Comparing Daystar and Those Winter Sundays Essay

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The two poems I have chosen to analyze are Daystar by Rita Dove and Those Winter Sundays by Robert Hayden. The poem Daystar struck me from my first reading of it because I do the same thing this woman did sometimes. The apartment I share with my husband has a balcony where I have planted some flowers, and sometimes when the whether is nice I drag a rocking chair out there into the sun and just sit and let my thoughts wander. This poem reminds me of those moments. The author uses imagery in the poem to make the experience of this one woman stand out vividly. The first lines of the poem say "she saw diapers steaming on the line / a doll slumped behind the door." The phrase "steaming on the line" is especially strong, making me …show more content…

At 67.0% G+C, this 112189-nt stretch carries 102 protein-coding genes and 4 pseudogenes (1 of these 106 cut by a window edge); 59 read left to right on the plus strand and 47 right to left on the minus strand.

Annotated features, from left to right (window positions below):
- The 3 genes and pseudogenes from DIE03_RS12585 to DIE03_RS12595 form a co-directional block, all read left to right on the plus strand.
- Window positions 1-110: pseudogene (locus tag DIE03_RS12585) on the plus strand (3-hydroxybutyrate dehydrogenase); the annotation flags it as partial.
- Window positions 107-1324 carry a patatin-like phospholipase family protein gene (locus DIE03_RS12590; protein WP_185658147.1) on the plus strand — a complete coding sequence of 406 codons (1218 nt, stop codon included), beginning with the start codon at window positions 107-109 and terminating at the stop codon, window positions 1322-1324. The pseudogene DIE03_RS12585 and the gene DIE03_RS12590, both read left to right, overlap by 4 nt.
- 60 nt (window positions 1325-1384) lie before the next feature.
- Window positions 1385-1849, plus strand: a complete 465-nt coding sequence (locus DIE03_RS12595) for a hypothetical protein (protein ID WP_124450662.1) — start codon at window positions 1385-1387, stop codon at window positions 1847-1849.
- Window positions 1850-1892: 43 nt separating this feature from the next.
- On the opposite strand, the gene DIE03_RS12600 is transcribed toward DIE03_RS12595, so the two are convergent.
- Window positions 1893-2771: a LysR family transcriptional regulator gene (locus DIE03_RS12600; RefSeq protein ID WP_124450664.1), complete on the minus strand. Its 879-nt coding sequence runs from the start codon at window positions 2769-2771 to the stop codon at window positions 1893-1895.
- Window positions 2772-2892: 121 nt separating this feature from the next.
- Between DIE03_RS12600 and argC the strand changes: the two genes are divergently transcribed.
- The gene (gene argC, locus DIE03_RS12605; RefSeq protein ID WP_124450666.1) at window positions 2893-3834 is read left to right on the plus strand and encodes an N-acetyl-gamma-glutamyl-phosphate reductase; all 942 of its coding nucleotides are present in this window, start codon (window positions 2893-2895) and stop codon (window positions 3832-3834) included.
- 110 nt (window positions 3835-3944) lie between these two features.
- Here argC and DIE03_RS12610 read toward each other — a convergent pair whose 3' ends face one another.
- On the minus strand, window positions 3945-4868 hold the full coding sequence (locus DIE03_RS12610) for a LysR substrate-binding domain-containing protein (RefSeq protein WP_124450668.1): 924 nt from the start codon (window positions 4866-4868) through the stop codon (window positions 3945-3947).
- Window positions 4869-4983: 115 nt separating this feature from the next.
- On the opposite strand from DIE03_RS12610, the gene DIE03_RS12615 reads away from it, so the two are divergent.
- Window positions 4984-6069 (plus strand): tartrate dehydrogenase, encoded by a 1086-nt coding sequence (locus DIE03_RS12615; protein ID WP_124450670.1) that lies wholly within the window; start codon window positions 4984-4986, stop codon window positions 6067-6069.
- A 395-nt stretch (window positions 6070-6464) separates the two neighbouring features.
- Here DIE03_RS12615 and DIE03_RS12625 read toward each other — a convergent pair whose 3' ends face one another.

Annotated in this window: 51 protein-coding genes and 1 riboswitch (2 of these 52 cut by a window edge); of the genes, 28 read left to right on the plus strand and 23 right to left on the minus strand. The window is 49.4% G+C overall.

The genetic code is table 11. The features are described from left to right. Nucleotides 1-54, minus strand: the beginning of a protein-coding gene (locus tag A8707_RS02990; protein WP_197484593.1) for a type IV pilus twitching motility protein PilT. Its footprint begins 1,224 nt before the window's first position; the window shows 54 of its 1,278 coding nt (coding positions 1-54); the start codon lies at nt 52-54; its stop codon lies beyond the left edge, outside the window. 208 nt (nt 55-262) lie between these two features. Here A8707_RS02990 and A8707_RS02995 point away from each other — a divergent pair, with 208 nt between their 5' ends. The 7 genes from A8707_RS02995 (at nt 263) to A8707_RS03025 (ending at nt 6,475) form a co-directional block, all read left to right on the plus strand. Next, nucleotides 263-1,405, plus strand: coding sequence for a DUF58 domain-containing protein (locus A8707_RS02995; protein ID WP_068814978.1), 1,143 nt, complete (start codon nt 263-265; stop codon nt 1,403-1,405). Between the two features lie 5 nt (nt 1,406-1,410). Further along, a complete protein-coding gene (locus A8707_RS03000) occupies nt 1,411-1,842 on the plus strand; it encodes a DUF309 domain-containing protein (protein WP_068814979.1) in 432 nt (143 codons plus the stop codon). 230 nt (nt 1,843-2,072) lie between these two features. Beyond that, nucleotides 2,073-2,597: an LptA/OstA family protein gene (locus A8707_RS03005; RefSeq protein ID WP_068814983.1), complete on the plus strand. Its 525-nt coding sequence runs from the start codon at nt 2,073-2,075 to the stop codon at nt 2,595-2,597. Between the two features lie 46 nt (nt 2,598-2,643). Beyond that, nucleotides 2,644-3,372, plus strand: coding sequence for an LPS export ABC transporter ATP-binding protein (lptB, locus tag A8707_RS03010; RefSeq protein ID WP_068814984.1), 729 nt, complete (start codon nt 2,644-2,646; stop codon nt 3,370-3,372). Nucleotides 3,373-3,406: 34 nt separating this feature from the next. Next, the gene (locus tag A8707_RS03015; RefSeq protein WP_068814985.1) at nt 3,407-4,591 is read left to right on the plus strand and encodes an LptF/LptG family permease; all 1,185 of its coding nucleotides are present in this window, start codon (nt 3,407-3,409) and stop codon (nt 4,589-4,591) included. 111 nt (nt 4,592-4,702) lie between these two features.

When Liza appears on the stairs, she wonders "just what was mother doing / out back with the field mice? Why / building a palace." It may look to everyone else like the woman is just sitting there wasting her time, but actually she is doing something constructive, which may be the most important part of her day. She is relaxing and clearing her mind of all the worries that have cluttered it up. She may also be reflecting on who she is as a person and where she is in her life. She may be doing something similar to meditating or praying, and it refreshes her and gives her energy to accomplish the rest of the things she must do today. That this moment may be the most important one in her day is hinted at later in the poem where it says, "that night when Thomas rolled over and / lurched into her," she thought of "the place that was hers." I don't know if that line means that he wanted to have sex with her, or that he just bumped her and it woke her up. But either way, the poem uses the word "lurched," which has a negative conation. Whatever Thomas did bothered her, and this bothersome thing made her think of her special place. This shows that reflecting on the time she spends building her "palace" is a source of comfort for her. The last line of the poem is my favorite, where the author says "she was nothing / pure nothing, in the middle of the day." This is a paradox, because obviously the woman does not cease

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